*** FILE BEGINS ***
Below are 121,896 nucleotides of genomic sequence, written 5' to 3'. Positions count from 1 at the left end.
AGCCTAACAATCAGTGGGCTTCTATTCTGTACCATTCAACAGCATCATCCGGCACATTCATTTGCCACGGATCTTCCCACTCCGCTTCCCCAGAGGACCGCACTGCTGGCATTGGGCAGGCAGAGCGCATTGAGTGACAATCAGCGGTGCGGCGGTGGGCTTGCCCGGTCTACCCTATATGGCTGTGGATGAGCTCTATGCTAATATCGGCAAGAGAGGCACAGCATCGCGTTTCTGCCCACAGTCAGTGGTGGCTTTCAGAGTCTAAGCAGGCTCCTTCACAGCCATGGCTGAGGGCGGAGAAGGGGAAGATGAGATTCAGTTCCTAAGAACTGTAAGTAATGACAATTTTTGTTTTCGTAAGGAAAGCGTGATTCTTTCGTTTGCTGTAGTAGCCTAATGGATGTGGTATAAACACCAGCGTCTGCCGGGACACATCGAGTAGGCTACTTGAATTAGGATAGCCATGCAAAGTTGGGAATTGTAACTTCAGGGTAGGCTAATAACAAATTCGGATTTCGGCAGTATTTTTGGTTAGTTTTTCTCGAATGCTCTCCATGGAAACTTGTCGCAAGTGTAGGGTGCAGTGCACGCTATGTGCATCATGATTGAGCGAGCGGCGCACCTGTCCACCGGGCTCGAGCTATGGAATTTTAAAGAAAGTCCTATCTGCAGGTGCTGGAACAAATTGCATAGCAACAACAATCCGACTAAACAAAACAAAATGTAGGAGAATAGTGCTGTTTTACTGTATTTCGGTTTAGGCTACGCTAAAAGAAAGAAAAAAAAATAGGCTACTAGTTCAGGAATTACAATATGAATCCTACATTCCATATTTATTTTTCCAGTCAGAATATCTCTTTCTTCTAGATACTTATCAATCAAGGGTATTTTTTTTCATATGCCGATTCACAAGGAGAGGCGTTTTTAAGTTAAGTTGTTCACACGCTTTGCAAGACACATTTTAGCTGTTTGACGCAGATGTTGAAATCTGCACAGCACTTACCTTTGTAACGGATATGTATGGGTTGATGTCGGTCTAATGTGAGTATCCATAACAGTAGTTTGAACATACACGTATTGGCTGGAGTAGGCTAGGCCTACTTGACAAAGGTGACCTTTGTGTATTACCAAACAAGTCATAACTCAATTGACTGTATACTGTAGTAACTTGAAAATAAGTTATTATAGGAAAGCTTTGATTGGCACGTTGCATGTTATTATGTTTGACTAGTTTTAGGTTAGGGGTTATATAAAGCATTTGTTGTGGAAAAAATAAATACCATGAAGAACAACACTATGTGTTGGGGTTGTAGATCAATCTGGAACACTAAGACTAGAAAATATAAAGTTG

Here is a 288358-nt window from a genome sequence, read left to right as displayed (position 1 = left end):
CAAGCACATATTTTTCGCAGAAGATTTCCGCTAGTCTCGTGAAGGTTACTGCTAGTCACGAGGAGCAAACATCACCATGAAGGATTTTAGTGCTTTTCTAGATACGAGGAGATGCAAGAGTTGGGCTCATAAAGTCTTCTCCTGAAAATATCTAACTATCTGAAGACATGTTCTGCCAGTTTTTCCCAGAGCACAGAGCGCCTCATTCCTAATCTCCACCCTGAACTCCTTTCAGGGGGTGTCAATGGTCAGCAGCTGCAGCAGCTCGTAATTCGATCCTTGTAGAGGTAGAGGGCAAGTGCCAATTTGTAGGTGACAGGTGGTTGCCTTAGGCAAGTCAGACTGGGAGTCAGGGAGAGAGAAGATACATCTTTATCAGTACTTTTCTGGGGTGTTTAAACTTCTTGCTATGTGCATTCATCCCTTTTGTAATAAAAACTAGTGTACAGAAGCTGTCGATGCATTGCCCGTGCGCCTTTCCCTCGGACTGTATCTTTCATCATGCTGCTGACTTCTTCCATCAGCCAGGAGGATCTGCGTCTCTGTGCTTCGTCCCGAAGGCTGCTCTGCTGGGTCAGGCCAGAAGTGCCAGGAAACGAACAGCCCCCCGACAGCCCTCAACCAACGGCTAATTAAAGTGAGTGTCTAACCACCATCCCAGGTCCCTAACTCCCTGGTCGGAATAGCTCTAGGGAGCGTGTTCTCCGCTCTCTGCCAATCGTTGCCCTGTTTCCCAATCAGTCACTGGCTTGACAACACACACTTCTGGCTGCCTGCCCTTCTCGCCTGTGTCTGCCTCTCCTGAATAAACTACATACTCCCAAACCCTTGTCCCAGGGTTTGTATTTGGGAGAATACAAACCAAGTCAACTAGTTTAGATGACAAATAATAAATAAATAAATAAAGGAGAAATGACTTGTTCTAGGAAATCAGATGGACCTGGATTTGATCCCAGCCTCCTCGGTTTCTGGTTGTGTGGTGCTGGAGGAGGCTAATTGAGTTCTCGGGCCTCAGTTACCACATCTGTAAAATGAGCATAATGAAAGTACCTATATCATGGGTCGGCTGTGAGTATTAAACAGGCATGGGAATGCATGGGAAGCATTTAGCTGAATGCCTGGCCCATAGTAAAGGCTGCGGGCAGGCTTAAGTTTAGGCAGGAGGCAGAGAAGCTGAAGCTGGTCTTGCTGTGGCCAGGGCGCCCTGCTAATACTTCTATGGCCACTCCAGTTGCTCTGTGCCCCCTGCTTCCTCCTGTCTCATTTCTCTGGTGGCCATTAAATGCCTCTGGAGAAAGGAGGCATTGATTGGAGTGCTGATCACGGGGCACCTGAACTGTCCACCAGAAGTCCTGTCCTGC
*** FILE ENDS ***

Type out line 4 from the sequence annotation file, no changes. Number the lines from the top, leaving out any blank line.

CAAGCACATATTTTTCGCAGAAGATTTCCGCTAGTCTCGTGAAGGTTACTGCTAGTCACGAGGAGCAAACATCACCATGAAGGATTTTAGTGCTTTTCTAGATACGAGGAGATGCAAGAGTTGGGCTCATAAAGTCTTCTCCTGAAAATATCTAACTATCTGAAGACATGTTCTGCCAGTTTTTCCCAGAGCACAGAGCGCCTCATTCCTAATCTCCACCCTGAACTCCTTTCAGGGGGTGTCAATGGTCAGCAGCTGCAGCAGCTCGTAATTCGATCCTTGTAGAGGTAGAGGGCAAGTGCCAATTTGTAGGTGACAGGTGGTTGCCTTAGGCAAGTCAGACTGGGAGTCAGGGAGAGAGAAGATACATCTTTATCAGTACTTTTCTGGGGTGTTTAAACTTCTTGCTATGTGCATTCATCCCTTTTGTAATAAAAACTAGTGTACAGAAGCTGTCGATGCATTGCCCGTGCGCCTTTCCCTCGGACTGTATCTTTCATCATGCTGCTGACTTCTTCCATCAGCCAGGAGGATCTGCGTCTCTGTGCTTCGTCCCGAAGGCTGCTCTGCTGGGTCAGGCCAGAAGTGCCAGGAAACGAACAGCCCCCCGACAGCCCTCAACCAACGGCTAATTAAAGTGAGTGTCTAACCACCATCCCAGGTCCCTAACTCCCTGGTCGGAATAGCTCTAGGGAGCGTGTTCTCCGCTCTCTGCCAATCGTTGCCCTGTTTCCCAATCAGTCACTGGCTTGACAACACACACTTCTGGCTGCCTGCCCTTCTCGCCTGTGTCTGCCTCTCCTGAATAAACTACATACTCCCAAACCCTTGTCCCAGGGTTTGTATTTGGGAGAATACAAACCAAGTCAACTAGTTTAGATGACAAATAATAAATAAATAAATAAAGGAGAAATGACTTGTTCTAGGAAATCAGATGGACCTGGATTTGATCCCAGCCTCCTCGGTTTCTGGTTGTGTGGTGCTGGAGGAGGCTAATTGAGTTCTCGGGCCTCAGTTACCACATCTGTAAAATGAGCATAATGAAAGTACCTATATCATGGGTCGGCTGTGAGTATTAAACAGGCATGGGAATGCATGGGAAGCATTTAGCTGAATGCCTGGCCCATAGTAAAGGCTGCGGGCAGGCTTAAGTTTAGGCAGGAGGCAGAGAAGCTGAAGCTGGTCTTGCTGTGGCCAGGGCGCCCTGCTAATACTTCTATGGCCACTCCAGTTGCTCTGTGCCCCCTGCTTCCTCCTGTCTCATTTCTCTGGTGGCCATTAAATGCCTCTGGAGAAAGGAGGCATTGATTGGAGTGCTGATCACGGGGCACCTGAACTGTCCACCAGAAGTCCTGTCCTGC